Home ♃ Recent Stories ☄ A Program for Young Black Males That Could Reduce Violence in Birmingham

A Program for Young Black Males That Could Reduce Violence in Birmingham

By Ryan Michaels
The Birmingham Times

The Birmingham City Council on Tuesday unanimously approved a conflict resolution curriculum designed specifically for young Black men in City Schools (BCS) to begin by spring semester in 2023.

Mayor Randall Woodfin said the program is another way the city can support reducing violence in Birmingham.

“I think we all know the issues in our community, how young people and adults tend to respond when they have an issue with somebody, whether they know them, or a stranger. We keep looking to expand our toolbox of conflict resolution. This is another tool we think could be extremely beneficial,” Woodfin said.

The program, called Common Ground, will put students who have been selected by individual school principals into one or two cohorts at each BCS middle and high school with two coaches per cohort, according to Birmingham Municipal Judge Andra Sparks, who spoke on behalf of the initiative to the council on Tuesday.

Currently, the program will operate in each middle and high school and within K-8 schools. However, the curriculum is only designed for middle school and up and will not be used for elementary grades, Sparks said.

The program has already been in operating in Birmingham’s George Washington Carver High School over the last two semesters, and on Tuesday, Carver’s Principal Tikki Hines said she doesn’t — “often put her name behind programs” — but that Common Ground is working.

“Oftentimes, our students don’t recognize the connection that school has to their community, so it’s exciting to have a program where Black men are coming in and giving them another voice on how to solve problems,” Hines said.

Hines said she would often pop into the lunchtime sessions of the program but felt unwelcome in the room, given it was for the young men.

“But when the boys came out, there seemed to be understanding, and all of these young men don’t get along. That was an opportunity for those young men to sit and really talk about how to solve their problems with their words. So many times, they don’t have that skill set,” Hines said.

Dr. Mark Sullivan, BCS Superintendent, said students need tools “in order to solve conflicts in a nonviolent way” and that they’re not developing those tools naturally, leading to more bad outcomes in the community.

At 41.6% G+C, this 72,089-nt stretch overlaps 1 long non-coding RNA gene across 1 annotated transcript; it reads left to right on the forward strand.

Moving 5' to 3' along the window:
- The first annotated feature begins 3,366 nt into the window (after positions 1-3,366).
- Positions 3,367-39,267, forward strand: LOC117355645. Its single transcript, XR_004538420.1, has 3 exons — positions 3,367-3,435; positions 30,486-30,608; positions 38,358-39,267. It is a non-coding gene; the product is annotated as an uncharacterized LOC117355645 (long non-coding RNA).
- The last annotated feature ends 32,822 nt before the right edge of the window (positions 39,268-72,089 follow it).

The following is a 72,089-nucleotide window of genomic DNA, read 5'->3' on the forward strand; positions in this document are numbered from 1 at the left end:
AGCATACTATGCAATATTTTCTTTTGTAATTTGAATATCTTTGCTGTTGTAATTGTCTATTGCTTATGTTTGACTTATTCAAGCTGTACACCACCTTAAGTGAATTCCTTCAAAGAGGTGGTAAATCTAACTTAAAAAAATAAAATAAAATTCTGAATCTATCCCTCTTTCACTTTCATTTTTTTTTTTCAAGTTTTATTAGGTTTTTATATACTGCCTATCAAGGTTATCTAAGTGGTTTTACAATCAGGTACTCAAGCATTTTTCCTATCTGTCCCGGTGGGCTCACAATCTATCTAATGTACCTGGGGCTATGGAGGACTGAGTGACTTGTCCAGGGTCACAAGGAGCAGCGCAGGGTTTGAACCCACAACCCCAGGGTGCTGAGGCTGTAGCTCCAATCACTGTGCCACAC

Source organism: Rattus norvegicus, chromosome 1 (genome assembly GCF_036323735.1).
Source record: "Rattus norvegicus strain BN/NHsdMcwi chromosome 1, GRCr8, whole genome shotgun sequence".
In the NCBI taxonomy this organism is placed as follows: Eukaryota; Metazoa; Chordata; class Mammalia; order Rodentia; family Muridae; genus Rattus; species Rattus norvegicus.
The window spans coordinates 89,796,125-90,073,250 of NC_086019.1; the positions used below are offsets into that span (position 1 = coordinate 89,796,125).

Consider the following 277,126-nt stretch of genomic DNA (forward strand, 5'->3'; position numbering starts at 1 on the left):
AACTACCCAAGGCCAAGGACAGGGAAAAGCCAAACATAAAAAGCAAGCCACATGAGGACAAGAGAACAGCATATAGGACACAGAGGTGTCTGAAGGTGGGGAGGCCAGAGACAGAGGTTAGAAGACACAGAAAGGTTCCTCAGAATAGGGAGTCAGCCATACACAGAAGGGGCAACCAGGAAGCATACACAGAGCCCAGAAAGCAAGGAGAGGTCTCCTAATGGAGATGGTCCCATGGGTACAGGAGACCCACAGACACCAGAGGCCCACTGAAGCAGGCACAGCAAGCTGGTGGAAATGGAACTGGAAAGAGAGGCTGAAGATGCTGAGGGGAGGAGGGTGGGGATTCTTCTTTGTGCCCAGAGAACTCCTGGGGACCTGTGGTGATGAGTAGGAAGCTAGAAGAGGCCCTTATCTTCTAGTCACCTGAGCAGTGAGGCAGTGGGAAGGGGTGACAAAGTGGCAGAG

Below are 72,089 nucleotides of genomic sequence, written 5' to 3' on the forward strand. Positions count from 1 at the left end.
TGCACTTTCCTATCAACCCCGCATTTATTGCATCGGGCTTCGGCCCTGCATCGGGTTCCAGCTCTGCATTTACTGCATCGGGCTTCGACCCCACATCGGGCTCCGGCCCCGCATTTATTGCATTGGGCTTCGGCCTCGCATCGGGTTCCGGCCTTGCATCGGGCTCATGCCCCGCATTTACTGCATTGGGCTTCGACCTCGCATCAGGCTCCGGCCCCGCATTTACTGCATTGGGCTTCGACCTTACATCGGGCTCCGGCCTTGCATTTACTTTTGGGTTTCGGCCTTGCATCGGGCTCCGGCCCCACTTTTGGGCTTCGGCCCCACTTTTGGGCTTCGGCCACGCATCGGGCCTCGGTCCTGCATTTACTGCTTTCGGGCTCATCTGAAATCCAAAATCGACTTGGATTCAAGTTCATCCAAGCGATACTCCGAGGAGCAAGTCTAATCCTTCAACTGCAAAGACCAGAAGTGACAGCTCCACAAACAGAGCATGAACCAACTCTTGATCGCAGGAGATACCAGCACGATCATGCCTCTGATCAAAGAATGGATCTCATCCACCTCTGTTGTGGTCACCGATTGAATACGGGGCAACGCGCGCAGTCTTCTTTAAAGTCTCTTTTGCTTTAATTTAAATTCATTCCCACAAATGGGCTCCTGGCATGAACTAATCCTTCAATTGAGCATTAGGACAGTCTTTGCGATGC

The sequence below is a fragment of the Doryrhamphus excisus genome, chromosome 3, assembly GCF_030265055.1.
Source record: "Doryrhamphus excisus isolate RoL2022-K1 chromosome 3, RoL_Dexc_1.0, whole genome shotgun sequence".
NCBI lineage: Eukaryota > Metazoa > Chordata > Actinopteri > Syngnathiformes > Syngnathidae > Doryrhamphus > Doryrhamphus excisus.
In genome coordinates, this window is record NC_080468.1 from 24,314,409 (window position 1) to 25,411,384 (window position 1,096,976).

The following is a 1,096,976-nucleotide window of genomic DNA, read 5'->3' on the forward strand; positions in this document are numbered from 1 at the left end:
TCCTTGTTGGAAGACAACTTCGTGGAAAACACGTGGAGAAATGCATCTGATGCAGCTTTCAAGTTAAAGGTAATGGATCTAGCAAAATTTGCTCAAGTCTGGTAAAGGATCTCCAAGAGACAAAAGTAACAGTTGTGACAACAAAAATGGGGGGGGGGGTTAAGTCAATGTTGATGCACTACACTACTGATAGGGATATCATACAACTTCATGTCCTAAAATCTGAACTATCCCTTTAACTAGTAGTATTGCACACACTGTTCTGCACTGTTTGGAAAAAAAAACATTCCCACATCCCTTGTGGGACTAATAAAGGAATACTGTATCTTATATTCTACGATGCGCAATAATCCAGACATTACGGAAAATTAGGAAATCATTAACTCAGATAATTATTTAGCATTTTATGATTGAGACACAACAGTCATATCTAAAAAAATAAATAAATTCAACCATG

“As we’re coming out of the pandemic, we’re seeing more and more students make more and more bad decisions, because they don’t have the skill set in order to make the right decisions where someone is not shot, someone is not murdered, someone is not maimed for no other reason than these individuals could not come to a resolution that did not end in violence,” Sullivan said.

Sullivan brought numerous high and middle-school principals to the meeting to show support for the new program.

Council President Wardine Alexander stressed the importance of the influence that even one teacher can have on students.

“I want to thank each of you for your role. I know each of you started as that one teacher and…as principals, administrators, you reach the whole spectrum of trying to help that student, their family, the community,” Alexander said.

Councilor J.T. Moore, chair of the council’s Education Committee, said “we need culturally relevant content that our young people can really connect with and gain information and inspiration from.”

Councilor LaTonya Tate, chair of the council’s Public Safety Committee, said Birmingham is “on life support” and stressed that the men serving as coaches need to be the right people for the job.

“There’s a lot of mentorship programs out here. There are a lot of people with lived experience, that have traveled down the road some of these young men are traveling down, that I definitely want you guys to be tapping into,” Tate said.

City Council President Pro Tem Crystal Smitherman said it’s difficult for the city to address much of the violence across the city because it is domestic violence. Common Ground could help to solve that problem, she said.

“We can’t go in these homes…so what do we start with? We start with the babies. The babies are going to be the ones they’re going to influence the adults…or they can teach their baby siblings and say, ‘Hey, I know you guys are about to fight, but let’s take this technique,’ so I’m really excited to see this,” Smitherman said.

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